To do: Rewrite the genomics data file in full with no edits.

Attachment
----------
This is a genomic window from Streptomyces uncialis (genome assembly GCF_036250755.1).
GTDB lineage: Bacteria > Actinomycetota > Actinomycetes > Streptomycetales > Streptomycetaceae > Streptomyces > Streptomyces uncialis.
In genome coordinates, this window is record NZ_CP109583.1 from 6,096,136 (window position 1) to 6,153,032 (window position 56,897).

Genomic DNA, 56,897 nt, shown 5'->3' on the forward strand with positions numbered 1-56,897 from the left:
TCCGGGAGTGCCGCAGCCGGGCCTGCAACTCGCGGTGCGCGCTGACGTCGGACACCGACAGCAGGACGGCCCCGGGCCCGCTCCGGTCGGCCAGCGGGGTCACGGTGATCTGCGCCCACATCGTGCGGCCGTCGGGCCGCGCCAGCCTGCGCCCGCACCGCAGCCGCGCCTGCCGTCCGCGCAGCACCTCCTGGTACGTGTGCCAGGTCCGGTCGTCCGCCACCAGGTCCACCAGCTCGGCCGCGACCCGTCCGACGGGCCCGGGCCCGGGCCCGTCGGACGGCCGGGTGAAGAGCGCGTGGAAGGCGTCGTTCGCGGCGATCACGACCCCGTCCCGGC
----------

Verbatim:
This is a genomic window from Streptomyces uncialis (genome assembly GCF_036250755.1).
GTDB lineage: Bacteria > Actinomycetota > Actinomycetes > Streptomycetales > Streptomycetaceae > Streptomyces > Streptomyces uncialis.
In genome coordinates, this window is record NZ_CP109583.1 from 6,096,136 (window position 1) to 6,153,032 (window position 56,897).

Genomic DNA, 56,897 nt, shown 5'->3' on the forward strand with positions numbered 1-56,897 from the left:
TCCGGGAGTGCCGCAGCCGGGCCTGCAACTCGCGGTGCGCGCTGACGTCGGACACCGACAGCAGGACGGCCCCGGGCCCGCTCCGGTCGGCCAGCGGGGTCACGGTGATCTGCGCCCACATCGTGCGGCCGTCGGGCCGCGCCAGCCTGCGCCCGCACCGCAGCCGCGCCTGCCGTCCGCGCAGCACCTCCTGGTACGTGTGCCAGGTCCGGTCGTCCGCCACCAGGTCCACCAGCTCGGCCGCGACCCGTCCGACGGGCCCGGGCCCGGGCCCGTCGGACGGCCGGGTGAAGAGCGCGTGGAAGGCGTCGTTCGCGGCGATCACGACCCCGTCCCGGC